At first I don’t notice anything because there is still lots of daylight, even though I’m not making good time. The sun is noticeably lower when I reach Sacramento and lower still when I refuel in Auburn. That’s when the air starts getting chilly. I put on the extra sweatshirt and keep going. The sun is gone by the time I reach Colfax and the air gets seriously colder as I climb into the Sierra.
Night comes down hard in the high desert and like a fist in the mountains. It’s a peculiar, heavy dark, unpunctuated by streetlights except for occasional small towns on hillsides. The stars are bright in the clear air but the cold makes them seem even more distant. As the traffic thins away and the elevation gets higher, I start freezing.
It’s a perfect comedy of errors; I’m in the mountains, in the dark, so the air is colder. I’m underdressed and don’t have the proper gear. And Discovery, bless her V-Twin, has no fairing or windscreen to deflect the cold air I’m riding in, creating a wind-chill effect of 30 degrees, or so it feels. Whatever it is, I’m shivering like a madman.
I stop to refuel and warm up in Emigrant Gap, a small station in the middle of nowhere. I plunder the saddlebags for anything wearable but find only the rainsuit and the other gloves. “Man, you look cold,” says the attendant when I come in to pay and suit up.
The rainsuit is a yellow plastic two-piece affair that smells like the liner of the cheap backyard swimming pool you had as a kid. I pull up every zipper and close every snap, hoping it will keep the cold hands of the wind off me. I make sure all the helmet vents were shut, pull on the heavy lined suede gloves, fire up the bike, and take off.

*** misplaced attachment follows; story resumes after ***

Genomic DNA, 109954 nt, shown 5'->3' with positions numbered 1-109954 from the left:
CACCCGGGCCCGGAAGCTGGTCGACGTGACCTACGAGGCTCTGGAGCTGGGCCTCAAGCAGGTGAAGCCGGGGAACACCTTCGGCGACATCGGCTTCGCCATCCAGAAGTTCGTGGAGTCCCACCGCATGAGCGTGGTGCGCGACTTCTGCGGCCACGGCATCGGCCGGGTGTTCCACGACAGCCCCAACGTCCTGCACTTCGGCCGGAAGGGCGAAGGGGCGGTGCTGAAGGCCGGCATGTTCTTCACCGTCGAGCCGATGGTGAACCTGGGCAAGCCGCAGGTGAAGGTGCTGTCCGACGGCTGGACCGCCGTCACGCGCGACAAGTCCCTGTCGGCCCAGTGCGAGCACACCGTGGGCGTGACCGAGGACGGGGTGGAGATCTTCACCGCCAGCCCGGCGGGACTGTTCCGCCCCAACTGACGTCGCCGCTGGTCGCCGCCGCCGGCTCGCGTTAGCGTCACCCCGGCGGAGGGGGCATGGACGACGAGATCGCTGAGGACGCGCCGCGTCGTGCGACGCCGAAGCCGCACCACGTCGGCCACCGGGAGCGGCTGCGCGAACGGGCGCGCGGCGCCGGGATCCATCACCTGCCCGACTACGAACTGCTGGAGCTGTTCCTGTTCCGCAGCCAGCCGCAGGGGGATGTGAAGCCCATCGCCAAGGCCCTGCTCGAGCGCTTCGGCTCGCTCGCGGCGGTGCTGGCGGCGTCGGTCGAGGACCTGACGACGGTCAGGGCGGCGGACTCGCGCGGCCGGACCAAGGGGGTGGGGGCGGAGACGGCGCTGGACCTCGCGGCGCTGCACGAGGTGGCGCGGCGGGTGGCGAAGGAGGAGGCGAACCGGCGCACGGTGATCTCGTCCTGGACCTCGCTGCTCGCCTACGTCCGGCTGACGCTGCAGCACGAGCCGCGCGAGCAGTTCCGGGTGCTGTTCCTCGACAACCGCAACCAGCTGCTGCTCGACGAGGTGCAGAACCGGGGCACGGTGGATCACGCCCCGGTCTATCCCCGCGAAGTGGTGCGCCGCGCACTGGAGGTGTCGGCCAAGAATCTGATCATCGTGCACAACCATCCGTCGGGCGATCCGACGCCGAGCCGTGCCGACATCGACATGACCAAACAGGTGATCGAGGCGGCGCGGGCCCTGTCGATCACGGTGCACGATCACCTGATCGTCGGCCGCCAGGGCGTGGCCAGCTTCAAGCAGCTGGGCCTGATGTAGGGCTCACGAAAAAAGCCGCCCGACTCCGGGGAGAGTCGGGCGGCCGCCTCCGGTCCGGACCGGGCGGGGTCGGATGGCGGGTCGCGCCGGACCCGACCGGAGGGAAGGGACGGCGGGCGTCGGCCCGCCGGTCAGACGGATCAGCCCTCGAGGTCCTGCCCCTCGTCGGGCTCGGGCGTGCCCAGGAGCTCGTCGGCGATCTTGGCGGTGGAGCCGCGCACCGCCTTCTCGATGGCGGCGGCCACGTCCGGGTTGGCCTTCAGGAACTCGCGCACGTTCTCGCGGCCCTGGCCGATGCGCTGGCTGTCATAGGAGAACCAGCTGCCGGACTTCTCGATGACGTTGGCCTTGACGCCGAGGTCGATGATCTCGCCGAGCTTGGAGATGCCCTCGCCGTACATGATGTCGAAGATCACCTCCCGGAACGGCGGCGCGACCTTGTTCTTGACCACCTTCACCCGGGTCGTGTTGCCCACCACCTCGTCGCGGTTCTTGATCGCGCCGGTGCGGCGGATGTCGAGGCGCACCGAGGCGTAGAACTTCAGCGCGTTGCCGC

I soon find the rainsuit doesn’t help. It cuts the wind a little but the chill slips under the sleeves and around my neck. The suede gloves seem worse than the leather ones – I can almost feel the frigid air streaming through them, making my hands feel as if I’ve plunged them into buckets of ice. They’re so cold they feel like they’re burning.
It goes on that way for the next 50 miles, an endless, piercing cold that makes me feel as if I’m riding on the bottom of an ice-choked river. I have to force my hands to work the clutch and brake levers. I keep telling myself that it will get better once I get out of the mountains.
After an endless time, I sweep past Verdi and descend from the Sierra Nevada, where the bright lights of Reno blaze across the valley floor. I am so glad – so relieved – to see them. The air warms slightly and I make it back to the apartment, where I put the cover on the bike and stumble off to bed.
Things are much changed since then; Discovery is long gone, given to my dear cousin Shannon in Missouri in 2000, when I moved back East. She is still there. Endurance and Terra Nova, my current bikes, have frame-mounted fairings and windscreens that protect against the chill. Both bikes have large plastic shields over electrically heated handgrips.
I wear insulated textile suits and layer up beneath them – SmartWool shirts and polypropylene, and an electric Gerbing underjacket that draws its heat from the motorcycle’s power system. That Gerbing saved my life on my first Iron Butt ride, 1,000 miles in 24 hours, that I did in October 2005.
I have a variety of cold-weather hoods that fit easily under the helmet and keep my head warm. I have serious winter gloves galore. And I make sure that Linda, my wife and favorite riding partner, has them, too.
I still have both pairs of those old gloves, in a box in the attic. I don’t use them any more but I can’t bear to get rid of them. I run across them every now and again and I think of that night, the distant stars, the lonely gas station and that cold, cold ride.